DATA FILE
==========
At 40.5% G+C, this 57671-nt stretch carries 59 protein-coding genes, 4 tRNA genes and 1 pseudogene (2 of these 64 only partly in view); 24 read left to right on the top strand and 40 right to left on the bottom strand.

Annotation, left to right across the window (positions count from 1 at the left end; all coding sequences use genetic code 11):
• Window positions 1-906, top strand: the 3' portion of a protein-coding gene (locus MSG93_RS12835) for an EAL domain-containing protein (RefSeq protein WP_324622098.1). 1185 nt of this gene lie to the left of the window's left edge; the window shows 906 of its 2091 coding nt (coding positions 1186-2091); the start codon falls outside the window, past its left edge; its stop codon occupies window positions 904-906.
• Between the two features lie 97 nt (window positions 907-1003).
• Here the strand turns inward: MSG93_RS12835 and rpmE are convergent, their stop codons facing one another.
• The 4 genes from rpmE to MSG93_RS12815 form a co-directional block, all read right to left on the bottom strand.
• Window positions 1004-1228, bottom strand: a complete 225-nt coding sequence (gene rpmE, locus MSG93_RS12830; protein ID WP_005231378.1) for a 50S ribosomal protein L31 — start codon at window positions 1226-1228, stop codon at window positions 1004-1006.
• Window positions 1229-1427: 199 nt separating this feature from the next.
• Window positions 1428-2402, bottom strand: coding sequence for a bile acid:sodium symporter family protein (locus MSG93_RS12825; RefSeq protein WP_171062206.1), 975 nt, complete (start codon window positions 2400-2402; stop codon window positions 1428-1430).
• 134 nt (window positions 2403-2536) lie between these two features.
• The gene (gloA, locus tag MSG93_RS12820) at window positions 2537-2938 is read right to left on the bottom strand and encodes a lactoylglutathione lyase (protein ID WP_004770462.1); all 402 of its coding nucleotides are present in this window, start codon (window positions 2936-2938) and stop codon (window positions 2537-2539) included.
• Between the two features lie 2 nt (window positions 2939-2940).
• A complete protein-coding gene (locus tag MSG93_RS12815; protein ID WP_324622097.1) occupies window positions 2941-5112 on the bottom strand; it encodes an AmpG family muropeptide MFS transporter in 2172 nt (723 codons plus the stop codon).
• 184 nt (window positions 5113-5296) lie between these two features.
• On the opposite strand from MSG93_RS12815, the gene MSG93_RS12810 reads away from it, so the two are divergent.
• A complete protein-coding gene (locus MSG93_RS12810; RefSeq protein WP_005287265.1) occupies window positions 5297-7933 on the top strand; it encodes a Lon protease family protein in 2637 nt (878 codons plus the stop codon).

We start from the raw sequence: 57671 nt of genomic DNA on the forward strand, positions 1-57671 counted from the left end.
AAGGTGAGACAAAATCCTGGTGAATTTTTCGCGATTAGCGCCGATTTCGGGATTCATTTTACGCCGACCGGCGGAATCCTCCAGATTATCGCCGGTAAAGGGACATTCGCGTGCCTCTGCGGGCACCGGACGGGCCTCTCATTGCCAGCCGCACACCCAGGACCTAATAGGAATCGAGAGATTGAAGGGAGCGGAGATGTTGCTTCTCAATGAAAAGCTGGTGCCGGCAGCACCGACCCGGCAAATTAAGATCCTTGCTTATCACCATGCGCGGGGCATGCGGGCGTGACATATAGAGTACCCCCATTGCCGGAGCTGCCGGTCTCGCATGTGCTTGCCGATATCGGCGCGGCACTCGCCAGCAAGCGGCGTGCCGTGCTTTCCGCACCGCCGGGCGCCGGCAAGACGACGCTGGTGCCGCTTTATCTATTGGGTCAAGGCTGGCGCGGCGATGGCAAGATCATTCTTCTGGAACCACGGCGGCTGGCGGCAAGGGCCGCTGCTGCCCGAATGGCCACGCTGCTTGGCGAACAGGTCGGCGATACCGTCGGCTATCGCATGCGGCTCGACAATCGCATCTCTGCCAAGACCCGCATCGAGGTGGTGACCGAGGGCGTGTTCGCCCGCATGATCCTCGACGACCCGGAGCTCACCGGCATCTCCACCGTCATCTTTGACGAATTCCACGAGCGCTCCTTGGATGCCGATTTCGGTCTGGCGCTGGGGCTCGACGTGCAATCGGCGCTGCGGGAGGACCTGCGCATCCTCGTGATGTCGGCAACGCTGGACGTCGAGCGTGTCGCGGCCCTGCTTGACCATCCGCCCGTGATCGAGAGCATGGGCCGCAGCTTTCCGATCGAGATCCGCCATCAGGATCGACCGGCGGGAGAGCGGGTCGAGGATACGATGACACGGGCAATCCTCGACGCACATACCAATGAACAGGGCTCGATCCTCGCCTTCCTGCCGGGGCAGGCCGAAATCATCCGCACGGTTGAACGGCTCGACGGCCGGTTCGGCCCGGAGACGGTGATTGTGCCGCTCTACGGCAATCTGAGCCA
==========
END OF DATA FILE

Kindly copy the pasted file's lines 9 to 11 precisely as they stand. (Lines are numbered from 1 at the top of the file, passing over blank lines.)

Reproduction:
• Window positions 1428-2402, bottom strand: coding sequence for a bile acid:sodium symporter family protein (locus MSG93_RS12825; RefSeq protein WP_171062206.1), 975 nt, complete (start codon window positions 2400-2402; stop codon window positions 1428-1430).
• 134 nt (window positions 2403-2536) lie between these two features.
• The gene (gloA, locus tag MSG93_RS12820) at window positions 2537-2938 is read right to left on the bottom strand and encodes a lactoylglutathione lyase (protein ID WP_004770462.1); all 402 of its coding nucleotides are present in this window, start codon (window positions 2936-2938) and stop codon (window positions 2537-2539) included.